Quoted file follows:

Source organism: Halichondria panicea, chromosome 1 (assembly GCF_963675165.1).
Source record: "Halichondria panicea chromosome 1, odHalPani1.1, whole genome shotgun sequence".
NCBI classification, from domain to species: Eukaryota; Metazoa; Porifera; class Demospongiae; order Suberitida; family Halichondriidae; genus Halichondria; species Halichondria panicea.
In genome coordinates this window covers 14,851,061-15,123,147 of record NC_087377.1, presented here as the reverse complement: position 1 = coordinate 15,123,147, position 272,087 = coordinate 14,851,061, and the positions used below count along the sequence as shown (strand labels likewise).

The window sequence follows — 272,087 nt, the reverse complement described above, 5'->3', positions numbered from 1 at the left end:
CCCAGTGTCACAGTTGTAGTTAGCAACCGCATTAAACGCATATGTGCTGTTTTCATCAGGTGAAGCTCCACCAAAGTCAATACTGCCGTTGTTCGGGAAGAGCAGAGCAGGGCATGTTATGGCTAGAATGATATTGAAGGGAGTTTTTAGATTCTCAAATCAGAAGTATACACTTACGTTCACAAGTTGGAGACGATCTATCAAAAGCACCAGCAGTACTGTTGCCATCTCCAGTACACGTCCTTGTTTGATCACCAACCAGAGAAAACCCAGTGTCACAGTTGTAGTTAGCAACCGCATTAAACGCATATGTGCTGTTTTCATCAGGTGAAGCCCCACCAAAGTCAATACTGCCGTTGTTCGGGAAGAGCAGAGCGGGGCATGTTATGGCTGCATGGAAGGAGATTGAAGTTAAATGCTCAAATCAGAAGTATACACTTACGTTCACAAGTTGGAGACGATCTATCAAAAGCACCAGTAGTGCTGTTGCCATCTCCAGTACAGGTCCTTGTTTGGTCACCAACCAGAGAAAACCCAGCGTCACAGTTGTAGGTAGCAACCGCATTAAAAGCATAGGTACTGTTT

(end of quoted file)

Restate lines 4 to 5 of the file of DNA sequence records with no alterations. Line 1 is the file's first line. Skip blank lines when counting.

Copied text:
In genome coordinates this window covers 14,851,061-15,123,147 of record NC_087377.1, presented here as the reverse complement: position 1 = coordinate 15,123,147, position 272,087 = coordinate 14,851,061, and the positions used below count along the sequence as shown (strand labels likewise).

The window sequence follows — 272,087 nt, the reverse complement described above, 5'->3', positions numbered from 1 at the left end: